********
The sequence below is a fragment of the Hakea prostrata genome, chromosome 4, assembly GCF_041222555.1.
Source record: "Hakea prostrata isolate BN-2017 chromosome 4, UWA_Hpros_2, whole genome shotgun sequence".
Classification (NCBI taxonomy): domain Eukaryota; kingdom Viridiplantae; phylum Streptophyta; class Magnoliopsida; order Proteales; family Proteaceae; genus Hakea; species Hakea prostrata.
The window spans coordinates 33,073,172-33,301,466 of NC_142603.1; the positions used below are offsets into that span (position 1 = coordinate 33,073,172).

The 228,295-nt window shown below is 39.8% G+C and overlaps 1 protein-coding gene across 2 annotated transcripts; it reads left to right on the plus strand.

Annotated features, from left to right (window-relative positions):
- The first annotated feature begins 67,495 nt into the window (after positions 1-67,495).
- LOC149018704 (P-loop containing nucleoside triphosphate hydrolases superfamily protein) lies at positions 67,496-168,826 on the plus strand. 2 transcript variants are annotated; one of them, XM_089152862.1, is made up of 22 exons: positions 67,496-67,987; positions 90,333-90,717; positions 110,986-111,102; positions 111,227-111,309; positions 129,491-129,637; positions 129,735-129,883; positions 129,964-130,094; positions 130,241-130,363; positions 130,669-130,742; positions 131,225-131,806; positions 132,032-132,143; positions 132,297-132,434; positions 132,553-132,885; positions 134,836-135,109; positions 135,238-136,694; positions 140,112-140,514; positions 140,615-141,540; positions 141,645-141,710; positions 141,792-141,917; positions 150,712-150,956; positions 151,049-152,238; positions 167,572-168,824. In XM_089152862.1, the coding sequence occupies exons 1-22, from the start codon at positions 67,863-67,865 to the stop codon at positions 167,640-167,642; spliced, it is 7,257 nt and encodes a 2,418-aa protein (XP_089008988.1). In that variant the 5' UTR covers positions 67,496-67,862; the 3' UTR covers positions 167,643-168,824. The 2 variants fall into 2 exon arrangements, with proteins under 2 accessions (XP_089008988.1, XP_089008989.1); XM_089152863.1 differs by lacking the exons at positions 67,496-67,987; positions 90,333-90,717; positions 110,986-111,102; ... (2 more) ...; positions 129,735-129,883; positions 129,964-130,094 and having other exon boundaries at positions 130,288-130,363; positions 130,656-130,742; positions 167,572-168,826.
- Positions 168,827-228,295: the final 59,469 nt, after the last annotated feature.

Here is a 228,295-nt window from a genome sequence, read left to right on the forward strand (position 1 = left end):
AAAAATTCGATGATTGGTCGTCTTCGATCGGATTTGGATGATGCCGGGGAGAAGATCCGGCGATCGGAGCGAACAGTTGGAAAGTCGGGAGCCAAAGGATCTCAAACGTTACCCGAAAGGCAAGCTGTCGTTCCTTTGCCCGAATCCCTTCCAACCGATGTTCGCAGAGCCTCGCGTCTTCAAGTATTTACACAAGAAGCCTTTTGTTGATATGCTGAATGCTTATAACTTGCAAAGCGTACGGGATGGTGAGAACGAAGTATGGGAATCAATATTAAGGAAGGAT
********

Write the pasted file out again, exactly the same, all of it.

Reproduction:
The sequence below is a fragment of the Hakea prostrata genome, chromosome 4, assembly GCF_041222555.1.
Source record: "Hakea prostrata isolate BN-2017 chromosome 4, UWA_Hpros_2, whole genome shotgun sequence".
Classification (NCBI taxonomy): domain Eukaryota; kingdom Viridiplantae; phylum Streptophyta; class Magnoliopsida; order Proteales; family Proteaceae; genus Hakea; species Hakea prostrata.
The window spans coordinates 33,073,172-33,301,466 of NC_142603.1; the positions used below are offsets into that span (position 1 = coordinate 33,073,172).

The 228,295-nt window shown below is 39.8% G+C and overlaps 1 protein-coding gene across 2 annotated transcripts; it reads left to right on the plus strand.

Annotated features, from left to right (window-relative positions):
- The first annotated feature begins 67,495 nt into the window (after positions 1-67,495).
- LOC149018704 (P-loop containing nucleoside triphosphate hydrolases superfamily protein) lies at positions 67,496-168,826 on the plus strand. 2 transcript variants are annotated; one of them, XM_089152862.1, is made up of 22 exons: positions 67,496-67,987; positions 90,333-90,717; positions 110,986-111,102; positions 111,227-111,309; positions 129,491-129,637; positions 129,735-129,883; positions 129,964-130,094; positions 130,241-130,363; positions 130,669-130,742; positions 131,225-131,806; positions 132,032-132,143; positions 132,297-132,434; positions 132,553-132,885; positions 134,836-135,109; positions 135,238-136,694; positions 140,112-140,514; positions 140,615-141,540; positions 141,645-141,710; positions 141,792-141,917; positions 150,712-150,956; positions 151,049-152,238; positions 167,572-168,824. In XM_089152862.1, the coding sequence occupies exons 1-22, from the start codon at positions 67,863-67,865 to the stop codon at positions 167,640-167,642; spliced, it is 7,257 nt and encodes a 2,418-aa protein (XP_089008988.1). In that variant the 5' UTR covers positions 67,496-67,862; the 3' UTR covers positions 167,643-168,824. The 2 variants fall into 2 exon arrangements, with proteins under 2 accessions (XP_089008988.1, XP_089008989.1); XM_089152863.1 differs by lacking the exons at positions 67,496-67,987; positions 90,333-90,717; positions 110,986-111,102; ... (2 more) ...; positions 129,735-129,883; positions 129,964-130,094 and having other exon boundaries at positions 130,288-130,363; positions 130,656-130,742; positions 167,572-168,826.
- Positions 168,827-228,295: the final 59,469 nt, after the last annotated feature.

Here is a 228,295-nt window from a genome sequence, read left to right on the forward strand (position 1 = left end):
AAAAATTCGATGATTGGTCGTCTTCGATCGGATTTGGATGATGCCGGGGAGAAGATCCGGCGATCGGAGCGAACAGTTGGAAAGTCGGGAGCCAAAGGATCTCAAACGTTACCCGAAAGGCAAGCTGTCGTTCCTTTGCCCGAATCCCTTCCAACCGATGTTCGCAGAGCCTCGCGTCTTCAAGTATTTACACAAGAAGCCTTTTGTTGATATGCTGAATGCTTATAACTTGCAAAGCGTACGGGATGGTGAGAACGAAGTATGGGAATCAATATTAAGGAAGGAT